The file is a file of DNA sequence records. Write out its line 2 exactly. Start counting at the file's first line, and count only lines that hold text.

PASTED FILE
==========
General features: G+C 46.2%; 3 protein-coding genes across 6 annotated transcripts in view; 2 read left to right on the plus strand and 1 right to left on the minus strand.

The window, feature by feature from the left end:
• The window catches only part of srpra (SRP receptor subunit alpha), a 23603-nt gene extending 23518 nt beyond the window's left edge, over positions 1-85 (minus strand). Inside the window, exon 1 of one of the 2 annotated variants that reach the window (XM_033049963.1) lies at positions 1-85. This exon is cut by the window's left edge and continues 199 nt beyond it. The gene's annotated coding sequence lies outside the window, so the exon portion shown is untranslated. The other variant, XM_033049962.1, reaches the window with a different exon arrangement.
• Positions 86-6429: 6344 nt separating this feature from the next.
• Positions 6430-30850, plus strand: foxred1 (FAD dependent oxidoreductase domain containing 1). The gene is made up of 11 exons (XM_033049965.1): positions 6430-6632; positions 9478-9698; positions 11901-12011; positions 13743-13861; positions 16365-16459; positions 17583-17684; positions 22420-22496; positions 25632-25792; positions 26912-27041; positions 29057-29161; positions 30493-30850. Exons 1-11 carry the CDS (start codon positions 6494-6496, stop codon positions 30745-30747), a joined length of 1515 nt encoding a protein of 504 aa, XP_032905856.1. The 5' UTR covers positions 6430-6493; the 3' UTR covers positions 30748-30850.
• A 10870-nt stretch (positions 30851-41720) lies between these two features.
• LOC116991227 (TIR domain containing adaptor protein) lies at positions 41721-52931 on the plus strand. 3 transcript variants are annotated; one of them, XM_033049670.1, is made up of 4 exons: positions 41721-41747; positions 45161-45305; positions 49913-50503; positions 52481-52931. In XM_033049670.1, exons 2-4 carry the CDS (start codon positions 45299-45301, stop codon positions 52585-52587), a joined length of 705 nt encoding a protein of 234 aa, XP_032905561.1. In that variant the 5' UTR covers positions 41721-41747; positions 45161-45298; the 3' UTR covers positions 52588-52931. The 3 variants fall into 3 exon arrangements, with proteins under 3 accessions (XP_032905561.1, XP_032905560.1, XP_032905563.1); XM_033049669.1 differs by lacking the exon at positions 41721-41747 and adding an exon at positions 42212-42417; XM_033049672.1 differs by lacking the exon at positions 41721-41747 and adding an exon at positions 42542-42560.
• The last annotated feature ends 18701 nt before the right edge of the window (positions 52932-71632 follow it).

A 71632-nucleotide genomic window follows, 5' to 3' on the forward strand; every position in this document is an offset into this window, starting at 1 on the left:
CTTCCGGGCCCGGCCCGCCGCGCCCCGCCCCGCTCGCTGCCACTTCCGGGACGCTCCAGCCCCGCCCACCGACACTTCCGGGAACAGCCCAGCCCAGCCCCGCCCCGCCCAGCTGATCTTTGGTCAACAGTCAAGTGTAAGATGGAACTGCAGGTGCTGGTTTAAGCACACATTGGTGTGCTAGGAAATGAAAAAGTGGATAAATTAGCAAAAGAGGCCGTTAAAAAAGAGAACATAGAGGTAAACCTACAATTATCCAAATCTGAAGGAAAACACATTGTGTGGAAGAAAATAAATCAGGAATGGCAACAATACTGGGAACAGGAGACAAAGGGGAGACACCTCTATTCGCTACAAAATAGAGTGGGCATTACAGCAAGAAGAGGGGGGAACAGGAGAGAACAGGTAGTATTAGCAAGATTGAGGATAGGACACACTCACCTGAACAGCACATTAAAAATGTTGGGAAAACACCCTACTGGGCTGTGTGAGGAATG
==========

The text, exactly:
The window, feature by feature from the left end: